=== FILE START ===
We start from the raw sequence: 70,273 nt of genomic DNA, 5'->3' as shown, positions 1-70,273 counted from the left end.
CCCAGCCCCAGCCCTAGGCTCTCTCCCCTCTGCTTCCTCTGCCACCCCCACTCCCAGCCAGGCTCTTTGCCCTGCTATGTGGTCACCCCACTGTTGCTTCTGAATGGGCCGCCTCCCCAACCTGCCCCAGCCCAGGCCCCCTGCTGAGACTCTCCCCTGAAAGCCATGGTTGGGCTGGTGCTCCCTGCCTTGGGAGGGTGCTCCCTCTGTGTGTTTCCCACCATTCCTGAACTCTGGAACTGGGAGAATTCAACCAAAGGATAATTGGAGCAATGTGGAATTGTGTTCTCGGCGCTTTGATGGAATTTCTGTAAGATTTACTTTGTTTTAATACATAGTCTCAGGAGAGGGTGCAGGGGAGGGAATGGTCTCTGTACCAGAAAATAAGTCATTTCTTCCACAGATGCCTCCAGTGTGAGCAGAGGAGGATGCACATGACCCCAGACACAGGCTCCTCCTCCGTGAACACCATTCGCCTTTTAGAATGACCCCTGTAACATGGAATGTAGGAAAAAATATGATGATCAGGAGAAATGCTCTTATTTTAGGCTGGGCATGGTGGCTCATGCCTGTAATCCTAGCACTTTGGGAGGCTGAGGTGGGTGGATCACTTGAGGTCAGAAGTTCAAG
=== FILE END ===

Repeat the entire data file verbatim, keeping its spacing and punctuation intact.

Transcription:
We start from the raw sequence: 70,273 nt of genomic DNA, 5'->3' as shown, positions 1-70,273 counted from the left end.
CCCAGCCCCAGCCCTAGGCTCTCTCCCCTCTGCTTCCTCTGCCACCCCCACTCCCAGCCAGGCTCTTTGCCCTGCTATGTGGTCACCCCACTGTTGCTTCTGAATGGGCCGCCTCCCCAACCTGCCCCAGCCCAGGCCCCCTGCTGAGACTCTCCCCTGAAAGCCATGGTTGGGCTGGTGCTCCCTGCCTTGGGAGGGTGCTCCCTCTGTGTGTTTCCCACCATTCCTGAACTCTGGAACTGGGAGAATTCAACCAAAGGATAATTGGAGCAATGTGGAATTGTGTTCTCGGCGCTTTGATGGAATTTCTGTAAGATTTACTTTGTTTTAATACATAGTCTCAGGAGAGGGTGCAGGGGAGGGAATGGTCTCTGTACCAGAAAATAAGTCATTTCTTCCACAGATGCCTCCAGTGTGAGCAGAGGAGGATGCACATGACCCCAGACACAGGCTCCTCCTCCGTGAACACCATTCGCCTTTTAGAATGACCCCTGTAACATGGAATGTAGGAAAAAATATGATGATCAGGAGAAATGCTCTTATTTTAGGCTGGGCATGGTGGCTCATGCCTGTAATCCTAGCACTTTGGGAGGCTGAGGTGGGTGGATCACTTGAGGTCAGAAGTTCAAG